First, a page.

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"Preparation for a killer presentation is counterintuitive because it runs against everything business people naturally do when it comes to preparing their talks.
"Use of technology, especially social networking, has been shown to influence professor-student relationships.
Khyati Bhatt tackles the topic at SimplyBodyTalk.
Matthew Lynch reports at TheTechEdvocate.
"Key to KFC's success in the country has been catering its menu to local tastes.
"The upside of the Web: It gives everyone a forum.
"Here’s the skinny: individuals who are passive aggressive are hostile, but in a thinly disguised manner.
A reader to the Ask a Candid Boss column at TheMuse.
"Get-It-Done Guy Stever Robbins talks business advice with Robert Herjavec from TV's Shark Tank, entrepreneur and author of the book You Don't Have to Be a Shark.
Mignon Forgarty, aka Grammar Girl, tackles the subject.
"If you asked me why I gravitated to startups rather than work in a large company I would have answered at various times: “I want to be my own boss.
"Amazon CEO Jeff Bezos has some tips on crafting the perfect memo, which he broke down in his annual letter to shareholders.
"Here are ten simple, yet crucial reminders for delivering exceptional customer service on the phone.
According to John Baldoni (photo, left), "A leader’s legacy is a sum of pluses and minuses.
"It's tempting to think that in order to be a valuable team player, you should say “yes” to every request and task that is asked of you.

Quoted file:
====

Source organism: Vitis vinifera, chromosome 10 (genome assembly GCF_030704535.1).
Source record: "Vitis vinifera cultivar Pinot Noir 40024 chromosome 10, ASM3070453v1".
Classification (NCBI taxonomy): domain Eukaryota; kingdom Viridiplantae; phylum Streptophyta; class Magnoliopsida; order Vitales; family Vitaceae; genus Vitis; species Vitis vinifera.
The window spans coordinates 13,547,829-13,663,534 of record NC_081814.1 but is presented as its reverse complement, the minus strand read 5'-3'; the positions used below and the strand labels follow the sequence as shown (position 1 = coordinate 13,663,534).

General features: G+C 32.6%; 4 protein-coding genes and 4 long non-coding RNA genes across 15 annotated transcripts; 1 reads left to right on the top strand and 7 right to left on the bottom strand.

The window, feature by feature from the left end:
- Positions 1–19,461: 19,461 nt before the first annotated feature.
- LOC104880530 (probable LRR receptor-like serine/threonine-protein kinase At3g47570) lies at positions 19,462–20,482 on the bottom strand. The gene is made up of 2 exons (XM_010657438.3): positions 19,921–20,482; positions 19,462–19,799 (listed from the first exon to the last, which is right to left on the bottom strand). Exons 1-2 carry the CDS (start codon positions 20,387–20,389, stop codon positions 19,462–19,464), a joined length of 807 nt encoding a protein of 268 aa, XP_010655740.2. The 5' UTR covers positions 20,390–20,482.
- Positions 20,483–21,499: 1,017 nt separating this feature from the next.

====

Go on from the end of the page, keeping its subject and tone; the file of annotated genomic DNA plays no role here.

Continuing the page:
"Everyone is in favor of high self-esteem — but cultivating it can be surprisingly tough.
"Author Jayson DeMers [photo, left], a serial entrepreneur, says he largely owes his success to taking steps to make himself more memorable in job interviews and networking situations.
"Here’s my short answer: If you’ve spent time tailoring your resume and are extremely proud of it, there’s no harm in reattaching it.
Tamara Kleinberg observes fellow customers complaining to her but not to the customer service agent and asks if your business is experiencing the same phenomenon.
Dan McCarthy gives his take on the topic at GreatLeadershipByDan.
"Open board meetings may seem extreme, but they are part of a strict code of transparency that I believe factors heavily into our innovation and rapid growth.
Here's a quick read on the topic by the nice people at Farnam Street.